I am proud of the peaceful protests that occurred this past weekend. It was a multiracial and multigenerational convening that affirmed black lives matter.
Unfortunately, opportunists and agitators took advantage of the cover of night and a consensus that we had reached the point for a public redress of grievance to smash windows, damage property and loot. That isn’t protesting.
But the other reality is that we are just one more police-action shooting away from opportunists again exploiting a real problem to create additional problems for the business community and our city.
This didn’t have to happen this way.
Black leaders in this community have been frustrated by efforts to avail themselves of the political process and government to get the most basic needs.
While black people died in the streets, black leaders leveraging great discipline politely met with city leaders to seek a partner in our progress.
And while there has been some progress, we shouldn’t have to fight this hard.
Three years ago, following the Aaron Bailey murder, there was talk of reform. We got half of what was promised, but it took too long. And more significantly, we weren’t even asked at the time what was really needed.
So, we engaged by being an accountability partner for what was promised and developed our own plans, some that aligned with city objectives and some that were our own—a black agenda.
Black leaders also partnered with the City-County Council to listen to the community. Outcomes included implicit bias training and creation of a searchable police complaint database.
We have a leadership program that gets our black young professionals engaged in civic boards all across the community.
We launched the African American Legacy Fund of Indianapolis—pooling our resources to tackle challenges unique to black Indianapolis. We are in the midst of a COVID-19 public awareness campaign aimed at the black community.
Again, we sat down and developed a data-based plan that in some instances had the potential to improve all of Indianapolis. We also committed to do some things ourselves, as part of our black agenda.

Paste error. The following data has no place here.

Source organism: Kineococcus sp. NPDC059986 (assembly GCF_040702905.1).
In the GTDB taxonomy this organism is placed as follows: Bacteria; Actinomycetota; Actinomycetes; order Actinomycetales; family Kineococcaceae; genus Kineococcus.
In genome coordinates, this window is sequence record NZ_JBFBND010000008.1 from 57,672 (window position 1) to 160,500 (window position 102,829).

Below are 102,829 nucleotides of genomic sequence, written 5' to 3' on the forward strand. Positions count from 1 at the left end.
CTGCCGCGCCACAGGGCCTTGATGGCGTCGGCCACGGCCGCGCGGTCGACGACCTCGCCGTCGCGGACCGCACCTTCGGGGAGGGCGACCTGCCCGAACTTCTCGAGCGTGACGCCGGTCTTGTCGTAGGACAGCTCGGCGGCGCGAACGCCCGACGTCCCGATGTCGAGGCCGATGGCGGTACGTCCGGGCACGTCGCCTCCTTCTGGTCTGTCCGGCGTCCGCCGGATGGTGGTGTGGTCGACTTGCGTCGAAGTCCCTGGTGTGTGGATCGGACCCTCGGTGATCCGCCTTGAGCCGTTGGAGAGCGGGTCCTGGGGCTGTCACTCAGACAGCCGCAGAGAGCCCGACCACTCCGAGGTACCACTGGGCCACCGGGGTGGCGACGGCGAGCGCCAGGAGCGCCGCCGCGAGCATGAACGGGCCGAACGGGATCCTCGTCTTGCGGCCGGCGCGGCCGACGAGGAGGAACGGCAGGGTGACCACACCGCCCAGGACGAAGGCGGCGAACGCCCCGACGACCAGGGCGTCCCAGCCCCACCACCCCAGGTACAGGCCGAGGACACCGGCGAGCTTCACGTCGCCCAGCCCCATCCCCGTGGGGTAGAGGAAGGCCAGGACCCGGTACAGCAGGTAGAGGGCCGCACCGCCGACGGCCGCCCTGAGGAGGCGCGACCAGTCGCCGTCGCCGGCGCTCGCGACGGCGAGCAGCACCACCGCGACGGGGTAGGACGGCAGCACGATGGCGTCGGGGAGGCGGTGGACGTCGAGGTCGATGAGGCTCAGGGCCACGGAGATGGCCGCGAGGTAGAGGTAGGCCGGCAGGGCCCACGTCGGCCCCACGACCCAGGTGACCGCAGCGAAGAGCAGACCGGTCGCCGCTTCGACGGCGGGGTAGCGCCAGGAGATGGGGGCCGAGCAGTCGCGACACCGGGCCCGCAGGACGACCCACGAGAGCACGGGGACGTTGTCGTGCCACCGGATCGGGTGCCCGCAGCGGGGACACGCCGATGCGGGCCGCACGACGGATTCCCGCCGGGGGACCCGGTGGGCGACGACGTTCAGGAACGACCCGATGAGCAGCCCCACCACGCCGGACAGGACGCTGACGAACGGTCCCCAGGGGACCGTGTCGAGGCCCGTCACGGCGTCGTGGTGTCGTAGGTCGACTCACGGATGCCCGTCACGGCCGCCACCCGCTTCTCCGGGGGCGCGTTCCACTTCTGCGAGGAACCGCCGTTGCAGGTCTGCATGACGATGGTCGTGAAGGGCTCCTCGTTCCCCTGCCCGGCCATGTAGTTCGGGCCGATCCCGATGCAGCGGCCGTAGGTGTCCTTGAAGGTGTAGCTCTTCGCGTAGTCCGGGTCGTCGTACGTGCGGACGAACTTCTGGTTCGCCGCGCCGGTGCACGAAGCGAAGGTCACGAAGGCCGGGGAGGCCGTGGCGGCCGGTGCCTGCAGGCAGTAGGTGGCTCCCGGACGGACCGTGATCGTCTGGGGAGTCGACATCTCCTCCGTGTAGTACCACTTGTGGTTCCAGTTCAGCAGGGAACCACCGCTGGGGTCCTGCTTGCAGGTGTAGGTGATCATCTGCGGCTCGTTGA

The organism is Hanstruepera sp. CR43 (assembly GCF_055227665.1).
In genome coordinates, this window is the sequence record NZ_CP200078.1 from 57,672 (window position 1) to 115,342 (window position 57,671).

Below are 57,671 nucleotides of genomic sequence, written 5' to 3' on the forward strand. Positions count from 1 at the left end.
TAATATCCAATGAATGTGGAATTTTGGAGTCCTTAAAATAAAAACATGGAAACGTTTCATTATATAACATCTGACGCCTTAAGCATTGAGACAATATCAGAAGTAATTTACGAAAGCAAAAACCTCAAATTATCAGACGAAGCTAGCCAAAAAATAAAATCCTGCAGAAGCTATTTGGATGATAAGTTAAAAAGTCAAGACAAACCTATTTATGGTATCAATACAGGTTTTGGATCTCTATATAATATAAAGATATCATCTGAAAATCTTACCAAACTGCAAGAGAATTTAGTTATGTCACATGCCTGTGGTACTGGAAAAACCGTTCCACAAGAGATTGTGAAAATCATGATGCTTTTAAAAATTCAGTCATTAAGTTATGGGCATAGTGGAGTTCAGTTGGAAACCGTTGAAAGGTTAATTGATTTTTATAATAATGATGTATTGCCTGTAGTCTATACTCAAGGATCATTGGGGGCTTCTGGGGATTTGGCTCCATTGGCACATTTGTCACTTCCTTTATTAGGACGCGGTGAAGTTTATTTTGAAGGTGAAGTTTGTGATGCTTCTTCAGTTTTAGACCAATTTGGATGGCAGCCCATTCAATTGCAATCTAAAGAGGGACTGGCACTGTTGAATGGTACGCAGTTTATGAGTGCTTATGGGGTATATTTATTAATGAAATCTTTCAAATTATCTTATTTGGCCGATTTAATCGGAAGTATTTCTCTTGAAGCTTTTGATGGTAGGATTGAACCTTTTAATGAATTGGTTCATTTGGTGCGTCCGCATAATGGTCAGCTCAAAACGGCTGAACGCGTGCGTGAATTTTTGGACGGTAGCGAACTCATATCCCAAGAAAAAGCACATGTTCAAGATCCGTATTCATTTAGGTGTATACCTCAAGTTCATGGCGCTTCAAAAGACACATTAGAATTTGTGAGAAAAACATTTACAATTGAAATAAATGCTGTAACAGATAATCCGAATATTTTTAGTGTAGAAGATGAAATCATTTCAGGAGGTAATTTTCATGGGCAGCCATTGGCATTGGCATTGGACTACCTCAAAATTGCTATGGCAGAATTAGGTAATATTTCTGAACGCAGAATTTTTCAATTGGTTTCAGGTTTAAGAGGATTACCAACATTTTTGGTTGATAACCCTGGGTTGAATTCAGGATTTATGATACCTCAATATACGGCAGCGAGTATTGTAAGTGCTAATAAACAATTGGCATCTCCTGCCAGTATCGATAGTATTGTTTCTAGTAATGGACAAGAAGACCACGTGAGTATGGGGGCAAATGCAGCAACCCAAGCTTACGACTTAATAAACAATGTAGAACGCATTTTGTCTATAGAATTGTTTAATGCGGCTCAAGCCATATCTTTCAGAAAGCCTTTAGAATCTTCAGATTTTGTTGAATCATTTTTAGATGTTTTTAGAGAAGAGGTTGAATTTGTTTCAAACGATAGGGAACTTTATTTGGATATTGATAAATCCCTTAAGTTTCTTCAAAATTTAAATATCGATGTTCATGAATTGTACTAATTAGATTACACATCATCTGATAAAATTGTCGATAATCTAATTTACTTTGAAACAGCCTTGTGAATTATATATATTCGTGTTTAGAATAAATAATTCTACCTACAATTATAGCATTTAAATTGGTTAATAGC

Folks talk about personal and communal accountability—I’d like to see another similarly situated city where black leadership was as engaged, proactive and willing to seek a partner for progress.
So, here we are.
The Indianapolis Metropolitan Police Department now is proposing a use-of-force board. Not only should it have been implemented three years ago, it doesn’t include an appropriate level of citizen oversight.
A promised community review of the Citizens Police Complaint Board has not occurred. The Office of Diversity and Inclusion produced a report on how to improve IMPD that seems to be just sitting on a shelf. We are only now getting body cameras after two field studies.
We have rates of black males dying that should shock the conscience. There had been an Indianapolis Commission on African American Males since the Goldsmith administration—but not during the current administration.
Black people should not have to fight this hard.
The black community is looking for partners for our progress. By now, we have clearly learned that, given the overwhelming economic and physical challenges that too many in the community must face on a daily basis, we cannot merely count on black resilience.
It is too hard being black in this city, and black people are tired.
I’m tired, but we press on—this is our hometown.
Even now, our black leaders are at work. Black teenagers came downtown this week to clean up some of the mess they didn’t create.
Black civic leaders are responding to inquiries from potential partners for progress, even as we wrestle with the toll of everything that has been happening in our community.
We are only the next police-action shooting from a possible repeat of what has occurred—if there isn’t significant change.
Black leaders have been doing their part—we are still looking for a partner for our progress.•
Wolley is a lecturer, columnist, and diversity and inclusion consultant.